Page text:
The evolution of technology – much like the evolution of living beings – has many offshoots that lead pretty much nowhere. The two processes are ruled by the same basic principle: the survival of the fittest. Just like evolution has produced many species that have proven to be blind alleys, technology has also given birth to many products that were simply too much – or too little – to be successful. These are the gadgets that we were probably excited about but never got to use.
At the CES 2016, Chinese tech company Lenovo presented a different smartphone that got many tech enthusiasts very excited: a smartphone that could bend. Called the Cplus, the phone had a flexible screen and a special body that could curve – a major achievement, considering how many of the components of a smartphone are supposed to be rigid.
The Cplus made some waves at the CES 2016… and then it silently disappeared. Those of us who have hoped that, in a few years, we’d wear our phones wrapped around our wrists, playing free online casino games or watching videos on its massive flexible screen is still waiting for the handset to resurface… but to no avail. We’ll have to make do with smartwatches, devices that are less capable and have a much smaller screen.
Google’s smart glasses have stirred up the still waters of technology in the first half of the 2010s – and rightly so because they represented the next step in the evolution of our digital lives. They put a digital layer between our eyes and the outside world, delivering information, communication, and entertainment right in our field of view.
But the initial excitement was short-lived, and it was soon overtaken by concerns about the privacy implications of a person constantly wearing a computer with an always-on camera on their head. The backlash that followed was huge, with a veritable anti-Google movement that caused the device to be “toned down”. Ultimately, it was released – but it never became the success it was expected to be, and it slowly disappeared.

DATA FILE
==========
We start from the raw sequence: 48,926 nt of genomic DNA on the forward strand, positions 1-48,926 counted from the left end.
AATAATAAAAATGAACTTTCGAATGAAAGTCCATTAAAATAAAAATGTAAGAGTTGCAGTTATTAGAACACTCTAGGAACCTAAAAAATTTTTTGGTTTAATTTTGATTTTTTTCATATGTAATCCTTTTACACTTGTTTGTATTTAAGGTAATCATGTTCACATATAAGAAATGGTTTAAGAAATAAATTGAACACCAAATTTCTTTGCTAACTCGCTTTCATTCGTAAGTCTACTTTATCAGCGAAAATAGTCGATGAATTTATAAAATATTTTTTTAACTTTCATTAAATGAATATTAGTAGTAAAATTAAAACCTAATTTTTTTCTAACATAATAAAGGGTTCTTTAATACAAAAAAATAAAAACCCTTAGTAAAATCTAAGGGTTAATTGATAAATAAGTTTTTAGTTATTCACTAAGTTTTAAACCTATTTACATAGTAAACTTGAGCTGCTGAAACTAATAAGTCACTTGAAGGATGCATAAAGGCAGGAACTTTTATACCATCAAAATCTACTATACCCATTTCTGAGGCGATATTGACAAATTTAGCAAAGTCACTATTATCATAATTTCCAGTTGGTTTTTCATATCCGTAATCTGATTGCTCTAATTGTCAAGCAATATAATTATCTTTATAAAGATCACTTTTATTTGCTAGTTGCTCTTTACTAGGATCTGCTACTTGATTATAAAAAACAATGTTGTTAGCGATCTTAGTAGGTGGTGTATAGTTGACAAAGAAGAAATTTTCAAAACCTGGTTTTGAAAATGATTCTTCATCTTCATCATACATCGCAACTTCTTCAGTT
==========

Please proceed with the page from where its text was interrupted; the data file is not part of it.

Finally, let us mention HoloLens, Microsoft’s take on mixed reality. When it was presented in the early 2010s, it sparked a wave of enthusiasm among tech-loving people, which, considering its capabilities, was not a surprise: it was the first wearable computer capable of projecting an interactive 3D world on the real one.
The applications that came with the HoloLens were simply amazing, ranging from HoloStudio, a 3D modelling app with 3D printing capabilities to a special version of Minecraft where players could build and craft with complete and total immersion.
Microsoft’s AR headset never took off. The reason was partly the high price – the device’s introductory price would’ve been around $3,000, with a $5,000 price tag applied to the “full” version complete with the complete software suite. But the product also received its share of backlash after Microsoft sold 100,000 units of the device to the US Military for combat training purposes.